Piano sonatas (Beethoven)

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Ludwig van Beethoven wrote 32 mature piano sonatas between 1795 and 1822. (He also wrote 3 juvenile sonatas at the age of 13[1] and one unfinished sonata, WoO. 51.) Although originally not intended to be a meaningful whole, as a set they comprise one of the most important collections of works in the history of music.[2] Hans von Bülow called them "The New Testament" of piano literature (Johann Sebastian Bach's The Well-Tempered Clavier being "The Old Testament").[3]

Beethoven's piano sonatas came to be seen as the first cycle of major piano pieces suited to both private and public performance.[2] They form "a bridge between the worlds of the salon and the concert hall".[2] The first person to play them all in a single concert cycle was Hans von Bülow; the first complete recording is Artur Schnabel's for the label His Master's Voice.

List of sonatas[edit]

Juvenilia[edit]

The first three sonatas, written in 1782–1783, are usually not acknowledged as part of the complete set of piano sonatas because Beethoven was 13 when they were published.[4]

Early sonatas[edit]

Beethoven's early sonatas were highly influenced by those of Haydn and Mozart. Piano Sonatas No. 1, 2, 3, 4, 7, 11, 12, 13, and 15 are four movements long, which was rather uncommon in his time.

  1. Piano Sonata No. 19 in G minor
  2. Piano Sonata No. 20 in G major

Middle sonatas[edit]

After he wrote his first 15 sonatas, he wrote to Wenzel Krumpholz, "From now on, I'm going to take a new path." Beethoven's sonatas from this period are very different from his earlier ones. His experimentation in modifications to the common sonata form of Haydn and Mozart became more daring, as did the depth of expression. Most Romantic period sonatas were highly influenced by those of Beethoven. After his 20th sonata, published in 1805, Beethoven ceased to publish sonatas in sets and published all his subsequent sonatas each as a single whole opus. It is unclear why he did so.

  • Opus 31: Three Piano Sonatas (1802)
  1. Piano Sonata No. 16 in G major
  2. Piano Sonata No. 17 in D minor ("Tempest")
  3. Piano Sonata No. 18 in E-flat major ("The Hunt")

Late sonatas[edit]

Beethoven's late sonatas were some of his most difficult works and some of today's most difficult repertoire. Yet again, his music found a new path, often incorporating fugal technique and displaying radical departure from conventional sonata form. The "Hammerklavier" was deemed to be Beethoven's most difficult sonata yet. In fact, it was considered unplayable until almost 15 years later, when Liszt played it in a concert.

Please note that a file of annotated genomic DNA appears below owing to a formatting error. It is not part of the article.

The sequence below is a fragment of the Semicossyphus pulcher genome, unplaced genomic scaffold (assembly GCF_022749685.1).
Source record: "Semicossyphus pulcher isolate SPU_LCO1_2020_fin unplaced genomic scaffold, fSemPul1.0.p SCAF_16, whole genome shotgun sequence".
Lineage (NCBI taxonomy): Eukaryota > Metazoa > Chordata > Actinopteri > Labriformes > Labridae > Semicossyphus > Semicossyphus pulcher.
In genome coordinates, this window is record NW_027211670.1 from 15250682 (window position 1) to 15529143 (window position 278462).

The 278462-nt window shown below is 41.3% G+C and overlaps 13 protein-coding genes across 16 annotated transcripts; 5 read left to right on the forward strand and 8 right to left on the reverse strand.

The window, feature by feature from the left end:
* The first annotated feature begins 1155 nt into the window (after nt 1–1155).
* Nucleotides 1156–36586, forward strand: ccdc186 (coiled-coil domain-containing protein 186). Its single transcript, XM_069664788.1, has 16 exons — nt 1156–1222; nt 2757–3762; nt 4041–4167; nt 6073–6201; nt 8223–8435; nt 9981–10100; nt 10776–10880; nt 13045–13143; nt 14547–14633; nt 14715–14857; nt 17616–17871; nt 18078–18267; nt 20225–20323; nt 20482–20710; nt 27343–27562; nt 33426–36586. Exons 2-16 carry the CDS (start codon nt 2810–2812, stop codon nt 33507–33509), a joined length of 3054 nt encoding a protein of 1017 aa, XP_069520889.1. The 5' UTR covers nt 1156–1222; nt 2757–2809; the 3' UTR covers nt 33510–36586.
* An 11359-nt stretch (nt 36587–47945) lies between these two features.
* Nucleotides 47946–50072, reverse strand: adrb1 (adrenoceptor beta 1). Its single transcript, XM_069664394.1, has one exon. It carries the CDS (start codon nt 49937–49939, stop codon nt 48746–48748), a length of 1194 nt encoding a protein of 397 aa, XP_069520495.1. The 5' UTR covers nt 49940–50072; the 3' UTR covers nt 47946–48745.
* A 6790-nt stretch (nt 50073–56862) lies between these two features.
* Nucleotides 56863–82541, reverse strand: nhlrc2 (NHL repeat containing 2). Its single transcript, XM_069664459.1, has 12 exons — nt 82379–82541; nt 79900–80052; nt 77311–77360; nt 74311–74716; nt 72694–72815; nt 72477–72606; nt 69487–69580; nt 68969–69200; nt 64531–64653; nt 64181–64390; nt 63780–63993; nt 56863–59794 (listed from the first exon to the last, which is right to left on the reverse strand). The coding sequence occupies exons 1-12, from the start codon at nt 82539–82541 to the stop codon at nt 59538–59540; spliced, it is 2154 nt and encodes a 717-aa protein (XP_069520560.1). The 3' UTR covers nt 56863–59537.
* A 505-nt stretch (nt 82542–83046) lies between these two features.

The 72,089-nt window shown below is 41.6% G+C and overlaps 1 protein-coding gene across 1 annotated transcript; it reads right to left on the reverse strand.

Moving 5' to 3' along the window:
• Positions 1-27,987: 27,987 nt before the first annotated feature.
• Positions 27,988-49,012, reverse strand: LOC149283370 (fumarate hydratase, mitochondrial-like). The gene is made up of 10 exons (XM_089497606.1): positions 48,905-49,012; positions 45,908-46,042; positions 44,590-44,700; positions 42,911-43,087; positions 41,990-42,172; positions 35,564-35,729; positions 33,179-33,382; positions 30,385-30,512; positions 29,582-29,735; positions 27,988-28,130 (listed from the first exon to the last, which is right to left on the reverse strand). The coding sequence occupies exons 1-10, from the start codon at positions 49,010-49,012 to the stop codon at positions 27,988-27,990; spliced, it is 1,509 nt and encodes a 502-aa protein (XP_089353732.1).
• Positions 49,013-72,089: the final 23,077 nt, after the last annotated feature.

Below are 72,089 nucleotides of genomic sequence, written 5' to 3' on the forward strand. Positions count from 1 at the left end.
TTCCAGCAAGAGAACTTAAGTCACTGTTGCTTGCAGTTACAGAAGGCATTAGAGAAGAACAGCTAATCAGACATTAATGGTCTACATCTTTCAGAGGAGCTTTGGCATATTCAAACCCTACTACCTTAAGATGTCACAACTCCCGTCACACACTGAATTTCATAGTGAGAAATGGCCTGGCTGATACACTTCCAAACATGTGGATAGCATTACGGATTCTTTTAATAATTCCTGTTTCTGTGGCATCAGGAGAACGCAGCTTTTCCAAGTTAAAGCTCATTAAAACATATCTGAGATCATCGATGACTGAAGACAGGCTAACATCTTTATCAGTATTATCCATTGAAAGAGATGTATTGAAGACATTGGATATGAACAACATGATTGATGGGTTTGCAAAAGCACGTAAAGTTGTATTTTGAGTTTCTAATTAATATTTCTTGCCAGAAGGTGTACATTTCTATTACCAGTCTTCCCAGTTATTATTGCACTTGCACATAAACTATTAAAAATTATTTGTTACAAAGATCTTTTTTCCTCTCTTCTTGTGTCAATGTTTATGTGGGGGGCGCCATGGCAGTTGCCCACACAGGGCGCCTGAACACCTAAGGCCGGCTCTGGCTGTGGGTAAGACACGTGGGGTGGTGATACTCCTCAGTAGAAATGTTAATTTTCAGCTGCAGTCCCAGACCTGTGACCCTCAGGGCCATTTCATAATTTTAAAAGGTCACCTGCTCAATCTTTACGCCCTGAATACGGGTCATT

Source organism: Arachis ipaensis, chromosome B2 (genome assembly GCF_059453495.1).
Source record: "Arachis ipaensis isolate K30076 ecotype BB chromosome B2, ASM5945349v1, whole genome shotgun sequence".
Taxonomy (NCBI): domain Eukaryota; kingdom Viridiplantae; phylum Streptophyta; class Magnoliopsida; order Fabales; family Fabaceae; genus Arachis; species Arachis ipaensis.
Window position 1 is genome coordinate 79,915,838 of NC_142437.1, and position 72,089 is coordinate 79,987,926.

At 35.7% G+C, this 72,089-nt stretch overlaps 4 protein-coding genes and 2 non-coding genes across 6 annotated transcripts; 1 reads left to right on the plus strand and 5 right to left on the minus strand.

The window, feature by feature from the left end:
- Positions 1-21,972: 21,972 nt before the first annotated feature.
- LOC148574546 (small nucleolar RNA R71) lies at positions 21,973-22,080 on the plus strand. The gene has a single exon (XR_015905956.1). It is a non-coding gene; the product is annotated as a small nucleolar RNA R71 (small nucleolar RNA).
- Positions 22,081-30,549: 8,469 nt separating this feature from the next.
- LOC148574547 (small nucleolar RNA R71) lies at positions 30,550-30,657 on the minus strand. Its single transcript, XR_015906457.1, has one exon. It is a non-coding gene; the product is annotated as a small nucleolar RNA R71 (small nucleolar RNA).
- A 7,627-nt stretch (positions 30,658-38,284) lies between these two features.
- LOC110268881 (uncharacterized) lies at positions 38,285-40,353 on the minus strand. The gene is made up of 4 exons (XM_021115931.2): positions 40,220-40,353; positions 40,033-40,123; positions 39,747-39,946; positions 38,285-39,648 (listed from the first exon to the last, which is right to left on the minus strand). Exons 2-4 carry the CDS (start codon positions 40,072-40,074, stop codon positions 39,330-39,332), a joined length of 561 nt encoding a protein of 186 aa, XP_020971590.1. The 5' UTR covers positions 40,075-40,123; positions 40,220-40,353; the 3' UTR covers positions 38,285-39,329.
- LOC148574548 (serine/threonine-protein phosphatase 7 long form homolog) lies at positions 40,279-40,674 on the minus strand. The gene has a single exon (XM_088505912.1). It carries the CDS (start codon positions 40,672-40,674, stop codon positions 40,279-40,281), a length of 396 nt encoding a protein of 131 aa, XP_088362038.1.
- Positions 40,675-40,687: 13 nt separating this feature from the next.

Performances and recordings[edit]

In a single concert cycle, the whole 32 sonatas were first performed by Hans von Bülow.[5] A number of other pianists have emulated this feat, including Artur Schnabel (the first since Bülow to play the complete cycle in concert from memory), Roger Woodward,[6] Rudolf Buchbinder and Michael Houstoun, who has performed the full sonata cycle twice; first at the age of 40, and then 20 years later in 2013.[7] Claudio Arrau performed the cycle several times.[8]

The first pianist to make a complete recording was Artur Schnabel, who recorded them for the British recording label His Master's Voice (HMV) between 1932 and 1935.[9][10][11] Other pianists to make complete recordings include Claudio Arrau,[12] Paul Lewis, Daniel Barenboim, Jean-Efflam Bavouzet, Mari Kodama, Alfred Brendel, Vladimir Ashkenazy, Maurizio Pollini, Richard Goode, Igor Levit, Anton Kuerti, Eduardo del Pueyo, Konstantin Scherbakov, Boris Giltburg and others.

References[edit]

  1. ^ Cooper, Barry (April 2017). The Creation of Beethoven's 35 Piano Sonatas. Routledge. ISBN 978-1-4724-1431-1.
  2. ^ a b c Rosen (2002), accompanying note
  3. ^ Morante, Basilio Fernández; Davis, Charles (2014). "A Panoramic Survey of Beethoven's Hammerklavier Sonata, Op. 106: Composition and Performance". Notes. 71 (2): 237–262. doi:10.1353/not.2014.0152. S2CID 191575332. Retrieved 31 January 2019.
  4. ^ White, Michael (2008-01-20). "Settling Old Scores by Beethoven (Published 2008)". The New York Times. ISSN 0362-4331. Retrieved 2020-12-25.
  5. ^ "Carnegie Room Concerts". Archived from the original on 2012-04-25. Retrieved 2011-10-30.
  6. ^ Celebrate 88. Retrieved 16 July 2014
  7. ^ Hannigan, Margot (21 August 2013). "Beethoven, Houston a treat for audience". The Nelson Mail. Archived from the original on 30 October 2013. Retrieved 29 October 2013.
  8. ^ "Arrau at 60" by Thomas F. Johnson, Musical America, March 1963, via princeton.edu/~gpmenos
  9. ^ "Artur Schnabel". www.bechstein.com. Retrieved 2019-03-15.
  10. ^ Bloesch, David (1986). "Artur Schnabel: A Discography" (PDF). Association for Recorded Sound Collections Journal. 18-1/3: 34.
  11. ^ Beethoven Complete Piano Sonatas in Two Volumes, ed. by Artur Schnabel, Alfred Masterwork Edition, Publisher's Preface
  12. ^ "Discographie Claudio Arrau – Beethoven (1770–1827)", patachonf.free.fr (in French)

Further reading[edit]

External links[edit]